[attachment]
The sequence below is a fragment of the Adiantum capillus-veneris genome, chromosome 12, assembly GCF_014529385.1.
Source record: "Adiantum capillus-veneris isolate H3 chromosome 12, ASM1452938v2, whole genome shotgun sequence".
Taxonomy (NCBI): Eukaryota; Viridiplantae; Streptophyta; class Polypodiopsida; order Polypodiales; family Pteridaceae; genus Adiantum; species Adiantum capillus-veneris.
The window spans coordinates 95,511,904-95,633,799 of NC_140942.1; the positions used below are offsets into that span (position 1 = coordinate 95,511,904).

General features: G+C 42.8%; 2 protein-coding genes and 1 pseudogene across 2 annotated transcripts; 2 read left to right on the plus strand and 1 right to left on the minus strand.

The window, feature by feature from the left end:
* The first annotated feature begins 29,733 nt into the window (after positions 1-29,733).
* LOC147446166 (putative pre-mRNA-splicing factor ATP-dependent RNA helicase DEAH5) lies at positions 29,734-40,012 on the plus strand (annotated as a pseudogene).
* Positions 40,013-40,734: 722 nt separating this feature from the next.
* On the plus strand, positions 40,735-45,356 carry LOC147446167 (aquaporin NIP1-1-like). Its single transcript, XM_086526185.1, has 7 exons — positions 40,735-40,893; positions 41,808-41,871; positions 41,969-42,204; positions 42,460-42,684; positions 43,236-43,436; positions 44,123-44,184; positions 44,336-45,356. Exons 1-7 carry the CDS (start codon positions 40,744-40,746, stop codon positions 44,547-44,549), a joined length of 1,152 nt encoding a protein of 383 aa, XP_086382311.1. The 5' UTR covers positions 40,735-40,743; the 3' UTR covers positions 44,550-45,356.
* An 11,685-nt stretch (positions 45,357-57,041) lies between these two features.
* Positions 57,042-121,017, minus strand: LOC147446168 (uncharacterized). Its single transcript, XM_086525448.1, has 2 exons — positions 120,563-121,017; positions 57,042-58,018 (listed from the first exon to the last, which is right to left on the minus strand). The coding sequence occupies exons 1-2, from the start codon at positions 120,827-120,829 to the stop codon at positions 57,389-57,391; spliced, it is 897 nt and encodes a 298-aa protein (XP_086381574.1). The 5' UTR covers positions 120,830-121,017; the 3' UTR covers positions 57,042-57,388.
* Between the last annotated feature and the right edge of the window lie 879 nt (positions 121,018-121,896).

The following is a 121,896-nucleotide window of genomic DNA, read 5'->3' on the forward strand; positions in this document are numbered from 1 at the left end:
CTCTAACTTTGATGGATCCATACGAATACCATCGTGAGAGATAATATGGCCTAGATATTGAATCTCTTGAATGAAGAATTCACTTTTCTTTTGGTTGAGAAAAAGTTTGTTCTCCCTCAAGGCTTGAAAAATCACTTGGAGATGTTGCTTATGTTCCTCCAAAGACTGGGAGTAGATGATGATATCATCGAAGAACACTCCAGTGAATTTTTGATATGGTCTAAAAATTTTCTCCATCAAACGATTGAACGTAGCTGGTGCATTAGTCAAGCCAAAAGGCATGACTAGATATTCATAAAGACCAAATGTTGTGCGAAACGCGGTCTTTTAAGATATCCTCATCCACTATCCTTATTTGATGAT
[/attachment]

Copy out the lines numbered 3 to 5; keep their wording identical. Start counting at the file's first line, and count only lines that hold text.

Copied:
Taxonomy (NCBI): Eukaryota; Viridiplantae; Streptophyta; class Polypodiopsida; order Polypodiales; family Pteridaceae; genus Adiantum; species Adiantum capillus-veneris.
The window spans coordinates 95,511,904-95,633,799 of NC_140942.1; the positions used below are offsets into that span (position 1 = coordinate 95,511,904).

General features: G+C 42.8%; 2 protein-coding genes and 1 pseudogene across 2 annotated transcripts; 2 read left to right on the plus strand and 1 right to left on the minus strand.